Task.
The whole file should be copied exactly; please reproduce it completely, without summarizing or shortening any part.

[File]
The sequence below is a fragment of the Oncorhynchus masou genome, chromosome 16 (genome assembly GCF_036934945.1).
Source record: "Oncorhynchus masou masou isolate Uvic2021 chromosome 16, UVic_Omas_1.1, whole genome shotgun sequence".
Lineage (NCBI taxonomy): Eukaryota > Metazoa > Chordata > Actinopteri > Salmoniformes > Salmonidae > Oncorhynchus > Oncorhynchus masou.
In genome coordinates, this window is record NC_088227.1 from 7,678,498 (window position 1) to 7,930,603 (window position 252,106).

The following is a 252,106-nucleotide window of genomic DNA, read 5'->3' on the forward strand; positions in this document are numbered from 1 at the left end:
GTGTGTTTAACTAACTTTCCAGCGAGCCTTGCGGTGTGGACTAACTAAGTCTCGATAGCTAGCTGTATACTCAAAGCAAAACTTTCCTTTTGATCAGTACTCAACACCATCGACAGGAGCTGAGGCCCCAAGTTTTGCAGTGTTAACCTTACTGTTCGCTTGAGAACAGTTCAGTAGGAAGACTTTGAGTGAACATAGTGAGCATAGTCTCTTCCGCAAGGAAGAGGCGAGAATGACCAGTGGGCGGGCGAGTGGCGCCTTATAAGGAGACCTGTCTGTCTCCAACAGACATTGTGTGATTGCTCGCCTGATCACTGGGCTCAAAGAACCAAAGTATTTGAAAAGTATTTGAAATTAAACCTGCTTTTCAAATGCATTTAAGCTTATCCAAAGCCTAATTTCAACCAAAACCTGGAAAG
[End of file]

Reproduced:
The sequence below is a fragment of the Oncorhynchus masou genome, chromosome 16 (genome assembly GCF_036934945.1).
Source record: "Oncorhynchus masou masou isolate Uvic2021 chromosome 16, UVic_Omas_1.1, whole genome shotgun sequence".
Lineage (NCBI taxonomy): Eukaryota > Metazoa > Chordata > Actinopteri > Salmoniformes > Salmonidae > Oncorhynchus > Oncorhynchus masou.
In genome coordinates, this window is record NC_088227.1 from 7,678,498 (window position 1) to 7,930,603 (window position 252,106).

The following is a 252,106-nucleotide window of genomic DNA, read 5'->3' on the forward strand; positions in this document are numbered from 1 at the left end:
GTGTGTTTAACTAACTTTCCAGCGAGCCTTGCGGTGTGGACTAACTAAGTCTCGATAGCTAGCTGTATACTCAAAGCAAAACTTTCCTTTTGATCAGTACTCAACACCATCGACAGGAGCTGAGGCCCCAAGTTTTGCAGTGTTAACCTTACTGTTCGCTTGAGAACAGTTCAGTAGGAAGACTTTGAGTGAACATAGTGAGCATAGTCTCTTCCGCAAGGAAGAGGCGAGAATGACCAGTGGGCGGGCGAGTGGCGCCTTATAAGGAGACCTGTCTGTCTCCAACAGACATTGTGTGATTGCTCGCCTGATCACTGGGCTCAAAGAACCAAAGTATTTGAAAAGTATTTGAAATTAAACCTGCTTTTCAAATGCATTTAAGCTTATCCAAAGCCTAATTTCAACCAAAACCTGGAAAG